April 20, 2018

    Swimming sea cucumber

    During the Gulf of Mexico 2018 expedition, we have encountered many deep-sea holothuroids (sea cucumbers) that not only swim, but rise, sink, and hover. These behaviors suggest that some species are specially adapted to manage their buoyancy (the force that allows something to float, sink, or remain neutral in a liquid) remarkably well. How do they do it?

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  • Deep Sea Debris

    April 18, 2018  |  By Amy Bowman

    On Dive 01, there was what appeared to be a plastic milk or juice container that had become attached to the shipwreck.

    In the ocean, one of the many detrimental environmental problems is marine debris. Marine debris is defined as any persistent solid material that is manufactured or processed and directly or indirectly, intentionally or unintentionally, disposed of or abandoned into the marine environment or the Great Lakes. You may wonder what this has to do with NOAA Ship Okeanos Explorer, since we work exclusively in the remote deep sea.

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  • The Logistics of Trying to Conduct Shipwreck Dives During Engineering Shakedown Dives

    April 15, 2018  |  By LT Nick Pawlenko

    ROV Deep Discoverer explores the cultural heritage site during Dive 02 of the Gulf of Mexico 2018 expedition.

    As part of our NOAA science and engineering objectives for this expedition, we planned for two engineering dives to shakedown remotely operated vehicle Deep Discoverer in both shallow and deep water. We strategically planned these engineering shakedown dives near cultural heritage sites, in case we got ahead of schedule and had time to visit shipwrecks as well. We thought this would be a good way to increase morale on the ship and still meet our objectives.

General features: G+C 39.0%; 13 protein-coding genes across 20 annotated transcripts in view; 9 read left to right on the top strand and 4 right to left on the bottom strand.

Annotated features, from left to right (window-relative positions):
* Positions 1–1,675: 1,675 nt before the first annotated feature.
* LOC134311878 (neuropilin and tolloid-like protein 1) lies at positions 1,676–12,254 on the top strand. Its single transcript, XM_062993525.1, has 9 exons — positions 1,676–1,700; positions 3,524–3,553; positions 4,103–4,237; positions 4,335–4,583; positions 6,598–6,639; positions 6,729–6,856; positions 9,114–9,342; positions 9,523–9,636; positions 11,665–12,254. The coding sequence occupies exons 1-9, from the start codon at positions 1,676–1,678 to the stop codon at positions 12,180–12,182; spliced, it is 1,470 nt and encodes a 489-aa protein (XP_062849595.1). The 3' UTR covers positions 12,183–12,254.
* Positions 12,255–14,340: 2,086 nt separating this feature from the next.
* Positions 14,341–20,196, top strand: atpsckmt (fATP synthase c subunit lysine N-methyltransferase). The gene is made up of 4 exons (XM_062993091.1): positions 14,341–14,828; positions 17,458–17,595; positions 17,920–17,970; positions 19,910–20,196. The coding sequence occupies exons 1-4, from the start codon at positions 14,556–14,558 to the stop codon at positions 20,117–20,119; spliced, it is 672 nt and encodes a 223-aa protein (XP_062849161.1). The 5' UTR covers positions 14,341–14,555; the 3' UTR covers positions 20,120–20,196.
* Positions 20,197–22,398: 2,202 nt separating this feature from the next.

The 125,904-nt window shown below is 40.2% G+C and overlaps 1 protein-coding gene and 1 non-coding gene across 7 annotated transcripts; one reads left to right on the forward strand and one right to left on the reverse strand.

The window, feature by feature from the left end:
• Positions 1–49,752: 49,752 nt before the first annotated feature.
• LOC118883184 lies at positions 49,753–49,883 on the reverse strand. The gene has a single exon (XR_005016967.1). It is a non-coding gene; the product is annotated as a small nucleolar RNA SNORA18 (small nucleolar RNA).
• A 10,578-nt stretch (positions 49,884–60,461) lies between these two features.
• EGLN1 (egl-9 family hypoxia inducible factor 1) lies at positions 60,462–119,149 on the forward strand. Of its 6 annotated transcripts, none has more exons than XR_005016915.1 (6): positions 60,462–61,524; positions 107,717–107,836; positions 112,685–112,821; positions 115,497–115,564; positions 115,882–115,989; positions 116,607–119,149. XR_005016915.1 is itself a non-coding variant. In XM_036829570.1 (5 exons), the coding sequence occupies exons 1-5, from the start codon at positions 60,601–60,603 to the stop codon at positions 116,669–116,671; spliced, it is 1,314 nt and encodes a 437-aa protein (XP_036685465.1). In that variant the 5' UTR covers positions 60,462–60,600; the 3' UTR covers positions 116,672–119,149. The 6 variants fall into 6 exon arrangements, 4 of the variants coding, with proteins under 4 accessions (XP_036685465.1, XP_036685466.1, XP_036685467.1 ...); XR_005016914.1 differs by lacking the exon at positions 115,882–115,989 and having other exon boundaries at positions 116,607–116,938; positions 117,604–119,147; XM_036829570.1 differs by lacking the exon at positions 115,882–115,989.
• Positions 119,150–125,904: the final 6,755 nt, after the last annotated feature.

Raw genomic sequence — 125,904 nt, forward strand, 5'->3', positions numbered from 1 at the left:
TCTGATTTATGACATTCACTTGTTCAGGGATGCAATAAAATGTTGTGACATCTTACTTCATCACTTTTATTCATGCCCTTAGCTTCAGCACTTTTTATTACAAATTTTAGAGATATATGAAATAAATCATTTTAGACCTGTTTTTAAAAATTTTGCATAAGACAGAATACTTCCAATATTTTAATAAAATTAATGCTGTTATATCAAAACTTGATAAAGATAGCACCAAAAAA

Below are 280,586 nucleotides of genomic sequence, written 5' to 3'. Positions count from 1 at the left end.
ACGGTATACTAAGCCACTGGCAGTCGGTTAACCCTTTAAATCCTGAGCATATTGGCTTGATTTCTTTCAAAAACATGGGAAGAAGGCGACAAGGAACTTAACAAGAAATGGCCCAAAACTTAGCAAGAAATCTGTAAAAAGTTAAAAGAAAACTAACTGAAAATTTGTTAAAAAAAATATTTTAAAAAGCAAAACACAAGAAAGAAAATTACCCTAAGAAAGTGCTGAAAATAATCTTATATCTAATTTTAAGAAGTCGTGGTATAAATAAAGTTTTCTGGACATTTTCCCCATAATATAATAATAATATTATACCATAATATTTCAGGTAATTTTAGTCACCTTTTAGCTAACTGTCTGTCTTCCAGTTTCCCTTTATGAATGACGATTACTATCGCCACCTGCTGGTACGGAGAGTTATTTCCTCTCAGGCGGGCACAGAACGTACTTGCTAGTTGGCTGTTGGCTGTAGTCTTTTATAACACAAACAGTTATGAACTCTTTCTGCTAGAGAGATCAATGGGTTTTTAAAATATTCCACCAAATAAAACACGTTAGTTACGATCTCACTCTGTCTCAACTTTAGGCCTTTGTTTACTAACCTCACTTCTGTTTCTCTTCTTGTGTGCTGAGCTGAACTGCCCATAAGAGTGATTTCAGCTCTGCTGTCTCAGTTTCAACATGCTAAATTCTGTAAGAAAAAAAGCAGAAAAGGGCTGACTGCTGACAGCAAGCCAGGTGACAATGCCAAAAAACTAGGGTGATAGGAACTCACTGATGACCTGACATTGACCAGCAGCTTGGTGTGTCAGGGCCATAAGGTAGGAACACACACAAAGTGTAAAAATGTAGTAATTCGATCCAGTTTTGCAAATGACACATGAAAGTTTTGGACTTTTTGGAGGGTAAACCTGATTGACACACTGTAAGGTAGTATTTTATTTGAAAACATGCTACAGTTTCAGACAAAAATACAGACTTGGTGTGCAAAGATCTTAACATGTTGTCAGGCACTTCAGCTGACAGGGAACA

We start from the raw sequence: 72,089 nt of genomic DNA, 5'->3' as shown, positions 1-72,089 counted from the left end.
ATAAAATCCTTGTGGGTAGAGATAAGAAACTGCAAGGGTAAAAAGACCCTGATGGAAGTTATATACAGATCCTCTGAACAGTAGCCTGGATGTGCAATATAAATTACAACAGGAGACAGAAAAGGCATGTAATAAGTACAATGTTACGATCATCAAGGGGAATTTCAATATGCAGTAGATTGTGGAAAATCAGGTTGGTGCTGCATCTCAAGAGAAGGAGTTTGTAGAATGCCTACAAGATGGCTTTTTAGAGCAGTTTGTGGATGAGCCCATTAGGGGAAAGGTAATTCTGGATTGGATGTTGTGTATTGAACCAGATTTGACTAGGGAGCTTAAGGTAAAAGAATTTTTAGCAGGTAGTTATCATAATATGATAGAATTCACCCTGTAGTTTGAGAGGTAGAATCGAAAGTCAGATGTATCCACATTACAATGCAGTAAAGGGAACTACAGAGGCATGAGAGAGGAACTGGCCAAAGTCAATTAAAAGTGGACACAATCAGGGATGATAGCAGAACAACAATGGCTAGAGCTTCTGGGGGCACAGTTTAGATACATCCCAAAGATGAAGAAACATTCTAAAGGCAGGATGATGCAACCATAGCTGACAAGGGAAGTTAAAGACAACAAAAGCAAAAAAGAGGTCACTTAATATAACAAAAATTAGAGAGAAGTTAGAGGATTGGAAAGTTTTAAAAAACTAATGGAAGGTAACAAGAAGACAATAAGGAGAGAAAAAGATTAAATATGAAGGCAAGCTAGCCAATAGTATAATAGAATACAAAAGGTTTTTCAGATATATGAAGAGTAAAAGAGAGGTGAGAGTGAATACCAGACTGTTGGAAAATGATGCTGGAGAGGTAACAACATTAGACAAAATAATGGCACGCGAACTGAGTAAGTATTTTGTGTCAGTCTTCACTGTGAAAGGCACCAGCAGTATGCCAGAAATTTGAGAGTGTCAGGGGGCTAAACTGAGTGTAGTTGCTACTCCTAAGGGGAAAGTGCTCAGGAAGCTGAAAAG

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  • Dive 02: Kraken Attack (Video)

    April 13, 2018

    While exploring an unidentified shipwreck during Dive 02, we encountered two octopods, Muusoctopus spp., exhibiting unusual behavior as they appeared to wrestle for den space.

    While exploring an unidentified shipwreck during Dive 02, we encountered two octopods, Muusoctopus spp., exhibiting unusual behavior as they appeared to wrestle for den space.

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  • Getting to Know You: Rosemary Abbitt, Operations Officer Aboard NOAA Ship Okeanos Explorer

    April 13, 2018  |  By LT Rosemary Abbitt

    LT Abbitt plotting a fix at the charting table on the bridge of the Okeanos Explorer.
    LT Abbitt conducting photogrammetry on the historic shipwreck site, City of Washington, in Key Largo, Florida.

    As we departed from Pascagoula, I had butterflies in my stomach. The excitement of discovery is what NOAA Ship Okeanos Explorer is known for and I am thrilled about my new assignment as the Operations Officer aboard this ship, exploring the deep sea on this and future expeditions.

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  • Dive 01: Photo"bomb"etry (Video)

    April 12, 2018

    Looming out of the gloom in the deep water of the Gulf of Mexico, the tug <em>New Hope</em> appears as a long forgotten crumbling relic.

    Looming out of the gloom in the deep water of the Gulf of Mexico, the tug New Hope appears as a long forgotten crumbling relic. With the bow riding proud and a towering smoke stack, the tug sits on the seafloor as if still making way to the next port. Humble, yet powerful, tugs provide aid to vessels in distress, tow barges to move commodities to markets, and assist ships entering and leaving ports. New Hope is a well-preserved example of this vessel class.

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  • And We're Off!

    April 11, 2018  |  By LT Nick Pawlenko

    LT Nick Pawlenko, the Gulf of Mexico 1803 Expedition Coordinator, hard at work in the control room aboard NOAA Ship Okeanos Explorer.

    The Gulf of Mexico 2018 expedition is the final of three NOAA Ship Okeanos Explorer expeditions to the Gulf of Mexico since November 2017. This is my first time serving as the ship’s Expedition Coordinator and I am very excited about our voyage. We have a great team and on any given remotely operated vehicle dive anything can happen!